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Cuba: Aspen photographer’s best trip yet

Diane MooreA Cuba man moved goods in a horse cart along The Prado, one of the main boulevards in Havana.
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ASPEN – Photographer Diane Moore has always been intrigued by Cuba – not only while living in south Florida for eight years but also since moving to Aspen 20 years ago.

“Every time I saw images of Cuba, I thought, ‘Wow – it’s just eye candy,’ for lack of a better phrase,” she said.

So she jumped at the chance to travel to the island, legally, in February 2011 for a photography workshop led by her friend, Lorne Resnick. His approach was to encourage his dozen students to scatter individually on foot throughout Havana, small colonial towns and agricultural areas they visited as a group.

Moore was enthralled by poking her head into small shops and businesses in the working-class areas of Havana, asking for permission to enter. She got to meet and photograph women toiling in small sewing shops, men tinkering in electronics-repair shops and barbers cutting hair.

In Pinar del Rio province, two hours from Havana, she visited a small farm in one of the greatest tobacco-growing areas in the world. Again she was able to photograph workers in the fields and expert cigar rollers plying their craft.

Everywhere she went, the natives were eager to learn about her life and living in the United States. She would stumble through the conversation with limited Spanish-speaking skills. Her hosts knew little English. They still managed to connect.

She would invariably show her subjects the photos she took of them by looking through the digital camera’s display screen, a process called chimping. They were delighted.

She was fascinated to find the simpler, slower way of life often described in Cuba is real, not a myth or unsubstantiated stereotype. Some Cubans still travel by horse cart. Very few families can afford their own cars.

“Things happen at a different pace,” Moore said. “Their outside world is so limited. You are stepping back in time.”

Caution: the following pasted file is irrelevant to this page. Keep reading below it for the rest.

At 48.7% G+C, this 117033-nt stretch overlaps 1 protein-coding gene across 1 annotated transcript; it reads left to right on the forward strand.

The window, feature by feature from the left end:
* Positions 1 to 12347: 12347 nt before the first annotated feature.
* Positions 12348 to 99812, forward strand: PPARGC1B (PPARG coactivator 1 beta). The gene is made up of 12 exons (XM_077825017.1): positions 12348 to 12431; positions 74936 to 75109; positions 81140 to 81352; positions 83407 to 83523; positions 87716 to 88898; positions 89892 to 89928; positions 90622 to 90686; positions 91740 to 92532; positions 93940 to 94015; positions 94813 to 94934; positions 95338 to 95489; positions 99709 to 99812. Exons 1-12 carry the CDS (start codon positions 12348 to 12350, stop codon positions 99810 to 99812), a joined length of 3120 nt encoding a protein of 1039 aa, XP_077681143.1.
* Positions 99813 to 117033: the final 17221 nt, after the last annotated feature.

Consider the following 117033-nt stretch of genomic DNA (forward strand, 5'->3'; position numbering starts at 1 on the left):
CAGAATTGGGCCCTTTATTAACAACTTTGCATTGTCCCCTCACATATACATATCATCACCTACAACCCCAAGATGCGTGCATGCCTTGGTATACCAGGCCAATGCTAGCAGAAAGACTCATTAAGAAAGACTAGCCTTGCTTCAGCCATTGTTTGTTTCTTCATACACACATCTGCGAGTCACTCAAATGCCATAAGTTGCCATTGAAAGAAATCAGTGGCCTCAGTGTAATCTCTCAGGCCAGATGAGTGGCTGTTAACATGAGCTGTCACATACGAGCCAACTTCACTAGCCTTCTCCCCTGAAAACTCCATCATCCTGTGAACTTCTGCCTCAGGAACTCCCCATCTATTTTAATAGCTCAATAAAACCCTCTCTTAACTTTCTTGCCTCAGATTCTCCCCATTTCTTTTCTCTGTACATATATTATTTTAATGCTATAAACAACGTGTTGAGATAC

Moore will present her photographs and stories at 7:30 p.m. Wednesday at the Aspen Center for Environmental Studies office at Hallam Lake. It is free for members and $5 for nonmembers. Moore’s presentation is part of the popular Potbelly Perspectives series, which allows Roaring Fork Valley residents to share their cool and unique travel and outdoor experiences. Her presentation is called “Caribbean: Impressions of Cuba – Havana to Trinidad.”

Before she devoted her time to pursuing her passion for photography, Moore was the planning director for the city of Aspen and was president and CEO of the Aspen Chamber Resort Association. As a photographer, she specializes in travel, environmental-portrait and fine-art photography. She has photographed extensively throughout Europe, South Africa and Latin America, but she found Cuba special.

“I’d say it’s right there at the top,” Moore said. “The reason I would say that is the people.”

She found it particular gratifying to visit Cuba at a time when there is still that old-world charm, slower pace of life and escape from the pressures of just about everywhere else. Once the country opens up to the outside world, she’s uncertain how much that feel will be preserved.

“I must say I was really motivated to go on the trip before the floodgates open,” Moore said.

Her hope is that the everyday working-class people she met on her trip reap some of the benefits once Cuba does open up. She doesn’t want to see their lives altered without economic benefits.

scondon@aspentimes.com


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